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Let's talk about a couple key numbers on this Tuesday morning - 95 and 291. There are 95 Republican delegates at stake in today's presidential primary in New York. More about the fight for those delegates later in the show.

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Twenty-one years ago, the nation was rocked by the largest domestic terrorism attack it had ever experienced. A bomb at the Alfred P. Murrah Federal Building in Oklahoma City killed 168 people, including 19 children in a day care center on the ground floor.

The results from Tuesday night's New York primary could be crucial in determining whether either (or both) of the presidential nominating contests is clinched anytime soon.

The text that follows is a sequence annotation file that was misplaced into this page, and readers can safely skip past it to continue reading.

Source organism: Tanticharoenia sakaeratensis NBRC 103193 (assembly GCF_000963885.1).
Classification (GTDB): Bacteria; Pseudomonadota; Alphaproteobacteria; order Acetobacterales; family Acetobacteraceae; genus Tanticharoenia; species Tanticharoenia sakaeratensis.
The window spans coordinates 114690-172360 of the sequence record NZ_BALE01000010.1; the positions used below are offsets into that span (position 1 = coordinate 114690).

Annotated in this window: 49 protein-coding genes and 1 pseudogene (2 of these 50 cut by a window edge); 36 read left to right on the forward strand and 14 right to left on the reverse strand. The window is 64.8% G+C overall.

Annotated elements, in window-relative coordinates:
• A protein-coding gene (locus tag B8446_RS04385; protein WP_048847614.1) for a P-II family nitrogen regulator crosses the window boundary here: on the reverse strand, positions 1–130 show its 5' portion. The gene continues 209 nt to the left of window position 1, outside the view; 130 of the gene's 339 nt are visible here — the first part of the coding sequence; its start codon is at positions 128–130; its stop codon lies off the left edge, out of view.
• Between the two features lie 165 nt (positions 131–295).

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Voters in New York are heading to the polls today in primary that could either upend the Democratic race for president or cement Hillary Clinton's trajectory towards the nomination.

President Obama leaves this afternoon for Saudi Arabia, and what could be an uncomfortable visit.

King Salman and neighboring leaders are unhappy with the president's overtures to their regional enemy, Iran. And Obama only added to that tension with a magazine interview that was anything but diplomatic.

"It's going to be a tough visit," says Ilan Goldenberg of the Center for a New American Security.

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Ted Cruz is successfully wooing delegates even in states where Donald Trump won primaries. Here's why. If the national convention ends up being open or contested, delegates can eventually switch their allegiance, and that's causing some fights.